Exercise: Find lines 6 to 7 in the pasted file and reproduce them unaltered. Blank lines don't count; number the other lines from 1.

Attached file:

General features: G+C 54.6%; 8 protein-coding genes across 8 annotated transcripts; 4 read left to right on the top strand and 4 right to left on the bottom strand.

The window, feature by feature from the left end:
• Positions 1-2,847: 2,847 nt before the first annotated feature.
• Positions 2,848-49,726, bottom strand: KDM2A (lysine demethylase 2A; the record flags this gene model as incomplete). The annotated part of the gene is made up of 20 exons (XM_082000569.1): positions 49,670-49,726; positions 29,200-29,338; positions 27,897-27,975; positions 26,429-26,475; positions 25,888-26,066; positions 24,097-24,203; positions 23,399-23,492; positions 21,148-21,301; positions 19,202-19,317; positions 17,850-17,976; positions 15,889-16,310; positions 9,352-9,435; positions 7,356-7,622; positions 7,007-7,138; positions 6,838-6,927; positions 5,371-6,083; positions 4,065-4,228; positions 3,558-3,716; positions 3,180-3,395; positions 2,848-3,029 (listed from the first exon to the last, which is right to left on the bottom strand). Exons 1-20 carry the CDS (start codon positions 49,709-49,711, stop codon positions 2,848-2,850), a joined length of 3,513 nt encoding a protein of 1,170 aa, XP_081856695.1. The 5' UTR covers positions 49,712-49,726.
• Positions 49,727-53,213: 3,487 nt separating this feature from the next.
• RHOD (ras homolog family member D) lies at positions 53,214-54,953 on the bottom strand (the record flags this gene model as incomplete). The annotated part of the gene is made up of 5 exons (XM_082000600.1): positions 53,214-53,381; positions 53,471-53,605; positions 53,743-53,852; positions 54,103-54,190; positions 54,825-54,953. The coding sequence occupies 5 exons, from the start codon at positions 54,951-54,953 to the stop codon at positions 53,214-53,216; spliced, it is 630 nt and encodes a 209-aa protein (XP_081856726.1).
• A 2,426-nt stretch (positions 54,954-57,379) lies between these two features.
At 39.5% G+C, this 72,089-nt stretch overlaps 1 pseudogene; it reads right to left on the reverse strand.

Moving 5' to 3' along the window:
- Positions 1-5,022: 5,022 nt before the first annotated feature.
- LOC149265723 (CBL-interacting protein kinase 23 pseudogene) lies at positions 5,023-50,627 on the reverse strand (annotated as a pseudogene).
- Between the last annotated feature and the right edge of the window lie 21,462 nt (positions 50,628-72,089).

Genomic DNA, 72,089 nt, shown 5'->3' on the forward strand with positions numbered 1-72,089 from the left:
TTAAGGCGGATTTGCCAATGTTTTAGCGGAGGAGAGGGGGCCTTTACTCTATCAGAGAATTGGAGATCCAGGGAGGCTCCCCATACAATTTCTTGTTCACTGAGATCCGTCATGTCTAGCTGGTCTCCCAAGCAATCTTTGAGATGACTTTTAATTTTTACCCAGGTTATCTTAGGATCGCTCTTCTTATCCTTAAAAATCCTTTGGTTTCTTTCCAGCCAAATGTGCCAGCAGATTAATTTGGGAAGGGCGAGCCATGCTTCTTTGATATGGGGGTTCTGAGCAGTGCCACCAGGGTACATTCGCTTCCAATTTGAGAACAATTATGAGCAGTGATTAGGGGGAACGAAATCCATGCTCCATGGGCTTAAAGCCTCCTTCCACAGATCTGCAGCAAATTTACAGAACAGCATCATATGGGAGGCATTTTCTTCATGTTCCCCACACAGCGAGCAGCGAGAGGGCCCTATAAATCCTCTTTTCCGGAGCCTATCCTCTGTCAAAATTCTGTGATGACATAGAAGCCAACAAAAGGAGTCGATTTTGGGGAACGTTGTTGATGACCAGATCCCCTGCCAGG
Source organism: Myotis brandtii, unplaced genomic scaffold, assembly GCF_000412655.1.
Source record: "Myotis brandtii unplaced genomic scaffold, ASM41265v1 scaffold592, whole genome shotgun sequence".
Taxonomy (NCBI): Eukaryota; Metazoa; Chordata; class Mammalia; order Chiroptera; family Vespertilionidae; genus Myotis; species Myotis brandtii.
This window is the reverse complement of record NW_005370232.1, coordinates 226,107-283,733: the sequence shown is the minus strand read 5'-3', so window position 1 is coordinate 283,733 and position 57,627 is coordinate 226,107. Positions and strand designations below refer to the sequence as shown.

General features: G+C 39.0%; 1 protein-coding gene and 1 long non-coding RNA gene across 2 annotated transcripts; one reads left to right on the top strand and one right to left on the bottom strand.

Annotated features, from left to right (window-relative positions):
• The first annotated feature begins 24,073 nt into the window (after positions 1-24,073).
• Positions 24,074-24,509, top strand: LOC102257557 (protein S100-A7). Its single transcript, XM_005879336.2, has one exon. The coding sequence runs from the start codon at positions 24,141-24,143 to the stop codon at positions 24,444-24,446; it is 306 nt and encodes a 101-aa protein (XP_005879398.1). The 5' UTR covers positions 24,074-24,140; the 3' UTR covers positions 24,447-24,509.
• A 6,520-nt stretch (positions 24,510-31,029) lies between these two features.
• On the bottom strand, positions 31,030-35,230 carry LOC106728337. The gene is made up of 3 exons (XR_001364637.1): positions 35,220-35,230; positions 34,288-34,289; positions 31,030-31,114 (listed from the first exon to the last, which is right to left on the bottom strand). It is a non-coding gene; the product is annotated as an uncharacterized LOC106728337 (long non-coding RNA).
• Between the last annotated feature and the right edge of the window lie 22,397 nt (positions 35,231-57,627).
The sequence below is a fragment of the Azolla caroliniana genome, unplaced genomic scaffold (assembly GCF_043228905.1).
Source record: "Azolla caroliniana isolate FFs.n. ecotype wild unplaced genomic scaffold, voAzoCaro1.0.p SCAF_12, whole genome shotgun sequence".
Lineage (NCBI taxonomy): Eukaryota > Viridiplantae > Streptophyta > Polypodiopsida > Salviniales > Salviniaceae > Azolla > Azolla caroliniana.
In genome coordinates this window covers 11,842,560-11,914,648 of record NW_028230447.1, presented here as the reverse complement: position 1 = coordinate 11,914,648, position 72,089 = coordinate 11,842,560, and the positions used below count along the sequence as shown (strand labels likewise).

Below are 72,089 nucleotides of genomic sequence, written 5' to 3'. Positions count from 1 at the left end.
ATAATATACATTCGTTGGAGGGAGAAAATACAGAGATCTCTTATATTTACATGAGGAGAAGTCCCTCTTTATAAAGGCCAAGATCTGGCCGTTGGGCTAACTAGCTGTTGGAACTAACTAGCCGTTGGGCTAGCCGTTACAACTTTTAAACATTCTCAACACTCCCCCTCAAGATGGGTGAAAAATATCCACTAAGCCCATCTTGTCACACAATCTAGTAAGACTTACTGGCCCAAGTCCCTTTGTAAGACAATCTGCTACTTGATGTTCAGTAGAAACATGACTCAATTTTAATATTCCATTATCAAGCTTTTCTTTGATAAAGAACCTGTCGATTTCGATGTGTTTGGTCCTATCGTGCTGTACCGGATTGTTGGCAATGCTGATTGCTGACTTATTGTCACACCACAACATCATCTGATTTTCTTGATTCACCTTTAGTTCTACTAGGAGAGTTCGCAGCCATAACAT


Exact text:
• RHOD (ras homolog family member D) lies at positions 53,214-54,953 on the bottom strand (the record flags this gene model as incomplete). The annotated part of the gene is made up of 5 exons (XM_082000600.1): positions 53,214-53,381; positions 53,471-53,605; positions 53,743-53,852; positions 54,103-54,190; positions 54,825-54,953. The coding sequence occupies 5 exons, from the start codon at positions 54,951-54,953 to the stop codon at positions 53,214-53,216; spliced, it is 630 nt and encodes a 209-aa protein (XP_081856726.1).
• A 2,426-nt stretch (positions 54,954-57,379) lies between these two features.